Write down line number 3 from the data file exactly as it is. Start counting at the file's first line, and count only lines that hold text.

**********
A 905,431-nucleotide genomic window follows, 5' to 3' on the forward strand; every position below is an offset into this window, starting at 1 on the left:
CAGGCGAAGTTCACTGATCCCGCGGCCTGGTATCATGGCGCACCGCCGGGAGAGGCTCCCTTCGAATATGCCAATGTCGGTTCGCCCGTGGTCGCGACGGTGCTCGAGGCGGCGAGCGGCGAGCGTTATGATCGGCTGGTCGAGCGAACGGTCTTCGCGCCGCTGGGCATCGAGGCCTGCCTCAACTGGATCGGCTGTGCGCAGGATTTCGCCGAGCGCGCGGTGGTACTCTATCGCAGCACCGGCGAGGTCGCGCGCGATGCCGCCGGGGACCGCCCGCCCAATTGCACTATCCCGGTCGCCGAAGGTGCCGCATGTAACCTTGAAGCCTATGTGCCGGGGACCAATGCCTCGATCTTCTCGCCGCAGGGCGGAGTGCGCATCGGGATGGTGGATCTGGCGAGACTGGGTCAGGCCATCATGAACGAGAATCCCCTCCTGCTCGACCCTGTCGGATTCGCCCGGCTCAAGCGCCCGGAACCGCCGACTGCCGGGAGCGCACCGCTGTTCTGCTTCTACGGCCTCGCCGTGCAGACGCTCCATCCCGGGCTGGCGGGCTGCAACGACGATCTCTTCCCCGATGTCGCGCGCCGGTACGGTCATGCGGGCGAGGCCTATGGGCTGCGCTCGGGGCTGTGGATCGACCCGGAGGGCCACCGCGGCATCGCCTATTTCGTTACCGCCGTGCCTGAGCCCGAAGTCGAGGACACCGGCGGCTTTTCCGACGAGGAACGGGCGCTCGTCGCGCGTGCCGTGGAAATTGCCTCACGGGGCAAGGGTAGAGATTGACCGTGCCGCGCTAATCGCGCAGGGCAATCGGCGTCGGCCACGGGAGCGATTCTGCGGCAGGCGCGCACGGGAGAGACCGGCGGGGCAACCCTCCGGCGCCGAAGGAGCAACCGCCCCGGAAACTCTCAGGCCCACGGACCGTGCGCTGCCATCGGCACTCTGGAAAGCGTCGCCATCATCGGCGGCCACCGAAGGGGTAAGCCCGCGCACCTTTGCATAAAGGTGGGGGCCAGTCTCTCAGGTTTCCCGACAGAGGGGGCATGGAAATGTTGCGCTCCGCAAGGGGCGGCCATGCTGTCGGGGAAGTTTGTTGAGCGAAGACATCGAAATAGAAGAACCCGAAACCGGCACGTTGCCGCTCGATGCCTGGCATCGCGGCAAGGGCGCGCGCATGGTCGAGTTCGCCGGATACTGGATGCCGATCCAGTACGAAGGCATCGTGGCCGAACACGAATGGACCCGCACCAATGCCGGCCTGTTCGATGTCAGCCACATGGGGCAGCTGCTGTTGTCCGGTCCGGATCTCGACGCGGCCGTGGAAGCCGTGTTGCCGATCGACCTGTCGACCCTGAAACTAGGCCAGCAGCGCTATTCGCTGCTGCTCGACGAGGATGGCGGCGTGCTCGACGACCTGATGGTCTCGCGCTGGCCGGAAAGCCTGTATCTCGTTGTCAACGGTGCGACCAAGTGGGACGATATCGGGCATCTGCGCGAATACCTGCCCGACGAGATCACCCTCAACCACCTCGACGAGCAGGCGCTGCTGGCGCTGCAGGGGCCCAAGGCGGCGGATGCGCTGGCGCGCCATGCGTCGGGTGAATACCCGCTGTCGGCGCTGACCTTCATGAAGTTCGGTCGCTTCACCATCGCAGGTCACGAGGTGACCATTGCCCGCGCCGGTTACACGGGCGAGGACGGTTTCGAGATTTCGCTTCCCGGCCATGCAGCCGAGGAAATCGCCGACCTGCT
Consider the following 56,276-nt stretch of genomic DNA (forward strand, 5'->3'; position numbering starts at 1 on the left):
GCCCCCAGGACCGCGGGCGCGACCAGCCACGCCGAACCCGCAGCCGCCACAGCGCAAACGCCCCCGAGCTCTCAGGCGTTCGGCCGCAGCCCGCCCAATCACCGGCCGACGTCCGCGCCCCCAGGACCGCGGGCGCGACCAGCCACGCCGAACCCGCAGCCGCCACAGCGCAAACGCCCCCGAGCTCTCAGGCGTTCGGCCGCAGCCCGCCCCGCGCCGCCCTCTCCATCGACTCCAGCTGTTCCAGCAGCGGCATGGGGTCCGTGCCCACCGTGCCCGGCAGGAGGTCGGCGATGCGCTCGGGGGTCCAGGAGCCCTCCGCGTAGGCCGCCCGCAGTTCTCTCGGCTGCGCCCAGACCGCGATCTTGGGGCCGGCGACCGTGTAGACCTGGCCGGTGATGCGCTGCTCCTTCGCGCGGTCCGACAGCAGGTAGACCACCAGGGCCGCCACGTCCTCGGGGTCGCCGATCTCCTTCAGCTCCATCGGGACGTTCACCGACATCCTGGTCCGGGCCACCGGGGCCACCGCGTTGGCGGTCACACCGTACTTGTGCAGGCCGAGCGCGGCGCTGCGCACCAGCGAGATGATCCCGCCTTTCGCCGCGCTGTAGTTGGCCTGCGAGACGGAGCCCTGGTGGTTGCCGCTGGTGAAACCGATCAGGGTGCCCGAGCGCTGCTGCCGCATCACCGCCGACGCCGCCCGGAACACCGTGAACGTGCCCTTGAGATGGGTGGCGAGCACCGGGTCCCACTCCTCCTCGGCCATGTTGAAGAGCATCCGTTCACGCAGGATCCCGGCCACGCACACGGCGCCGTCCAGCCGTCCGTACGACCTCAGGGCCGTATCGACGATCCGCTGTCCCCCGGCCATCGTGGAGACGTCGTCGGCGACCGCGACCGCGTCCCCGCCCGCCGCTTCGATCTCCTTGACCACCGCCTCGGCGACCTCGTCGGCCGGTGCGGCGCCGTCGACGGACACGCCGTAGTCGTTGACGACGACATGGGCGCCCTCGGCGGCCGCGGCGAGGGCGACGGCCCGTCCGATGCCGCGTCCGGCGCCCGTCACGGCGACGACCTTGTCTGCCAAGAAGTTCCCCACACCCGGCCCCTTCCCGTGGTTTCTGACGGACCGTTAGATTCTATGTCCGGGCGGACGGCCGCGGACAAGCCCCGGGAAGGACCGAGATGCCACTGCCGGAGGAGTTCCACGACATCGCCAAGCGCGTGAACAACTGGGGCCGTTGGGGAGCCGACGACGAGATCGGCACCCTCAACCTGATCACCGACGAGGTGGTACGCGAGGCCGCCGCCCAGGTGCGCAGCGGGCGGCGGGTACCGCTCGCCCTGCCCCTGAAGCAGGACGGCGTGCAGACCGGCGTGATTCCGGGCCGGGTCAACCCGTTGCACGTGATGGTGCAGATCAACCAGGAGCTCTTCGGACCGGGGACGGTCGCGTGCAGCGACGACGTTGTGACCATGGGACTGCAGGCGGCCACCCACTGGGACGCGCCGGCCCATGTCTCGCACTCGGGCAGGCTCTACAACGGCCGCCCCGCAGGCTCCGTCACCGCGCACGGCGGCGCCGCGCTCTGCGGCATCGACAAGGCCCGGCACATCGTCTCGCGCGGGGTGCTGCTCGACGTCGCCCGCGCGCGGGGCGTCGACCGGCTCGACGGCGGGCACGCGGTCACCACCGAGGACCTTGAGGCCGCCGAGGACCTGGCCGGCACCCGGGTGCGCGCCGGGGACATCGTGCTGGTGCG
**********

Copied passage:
Consider the following 56,276-nt stretch of genomic DNA (forward strand, 5'->3'; position numbering starts at 1 on the left):